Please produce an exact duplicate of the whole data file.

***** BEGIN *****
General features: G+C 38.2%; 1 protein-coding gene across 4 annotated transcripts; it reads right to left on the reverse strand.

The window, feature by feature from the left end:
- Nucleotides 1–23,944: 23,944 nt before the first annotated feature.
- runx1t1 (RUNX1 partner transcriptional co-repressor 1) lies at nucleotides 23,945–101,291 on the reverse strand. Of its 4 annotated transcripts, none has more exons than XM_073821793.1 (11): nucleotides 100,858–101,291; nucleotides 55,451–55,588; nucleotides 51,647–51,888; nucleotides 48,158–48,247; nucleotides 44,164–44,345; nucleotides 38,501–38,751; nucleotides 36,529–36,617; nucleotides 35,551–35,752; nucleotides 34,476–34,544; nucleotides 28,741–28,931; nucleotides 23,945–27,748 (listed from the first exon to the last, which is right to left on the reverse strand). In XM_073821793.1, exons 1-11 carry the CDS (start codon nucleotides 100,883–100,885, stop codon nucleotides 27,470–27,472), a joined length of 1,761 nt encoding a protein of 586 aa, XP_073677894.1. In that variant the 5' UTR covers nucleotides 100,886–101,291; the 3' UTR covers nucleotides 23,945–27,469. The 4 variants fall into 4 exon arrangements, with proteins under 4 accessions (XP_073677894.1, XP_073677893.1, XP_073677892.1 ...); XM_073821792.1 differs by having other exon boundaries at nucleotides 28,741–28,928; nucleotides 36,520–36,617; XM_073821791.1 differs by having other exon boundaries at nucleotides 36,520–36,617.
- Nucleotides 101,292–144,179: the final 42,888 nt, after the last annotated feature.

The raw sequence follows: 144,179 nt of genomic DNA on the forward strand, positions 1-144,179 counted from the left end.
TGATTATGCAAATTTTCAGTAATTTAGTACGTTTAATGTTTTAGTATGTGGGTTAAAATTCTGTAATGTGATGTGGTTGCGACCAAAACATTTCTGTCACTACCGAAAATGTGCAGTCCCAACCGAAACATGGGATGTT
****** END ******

General features: G+C 38.2%; 1 protein-coding gene across 4 annotated transcripts; it reads right to left on the reverse strand.

The window, feature by feature from the left end:
- Nucleotides 1–23,944: 23,944 nt before the first annotated feature.
- runx1t1 (RUNX1 partner transcriptional co-repressor 1) lies at nucleotides 23,945–101,291 on the reverse strand. Of its 4 annotated transcripts, none has more exons than XM_073821793.1 (11): nucleotides 100,858–101,291; nucleotides 55,451–55,588; nucleotides 51,647–51,888; nucleotides 48,158–48,247; nucleotides 44,164–44,345; nucleotides 38,501–38,751; nucleotides 36,529–36,617; nucleotides 35,551–35,752; nucleotides 34,476–34,544; nucleotides 28,741–28,931; nucleotides 23,945–27,748 (listed from the first exon to the last, which is right to left on the reverse strand). In XM_073821793.1, exons 1-11 carry the CDS (start codon nucleotides 100,883–100,885, stop codon nucleotides 27,470–27,472), a joined length of 1,761 nt encoding a protein of 586 aa, XP_073677894.1. In that variant the 5' UTR covers nucleotides 100,886–101,291; the 3' UTR covers nucleotides 23,945–27,469. The 4 variants fall into 4 exon arrangements, with proteins under 4 accessions (XP_073677894.1, XP_073677893.1, XP_073677892.1 ...); XM_073821792.1 differs by having other exon boundaries at nucleotides 28,741–28,928; nucleotides 36,520–36,617; XM_073821791.1 differs by having other exon boundaries at nucleotides 36,520–36,617.
- Nucleotides 101,292–144,179: the final 42,888 nt, after the last annotated feature.

The raw sequence follows: 144,179 nt of genomic DNA on the forward strand, positions 1-144,179 counted from the left end.
TGATTATGCAAATTTTCAGTAATTTAGTACGTTTAATGTTTTAGTATGTGGGTTAAAATTCTGTAATGTGATGTGGTTGCGACCAAAACATTTCTGTCACTACCGAAAATGTGCAGTCCCAACCGAAACATGGGATGTT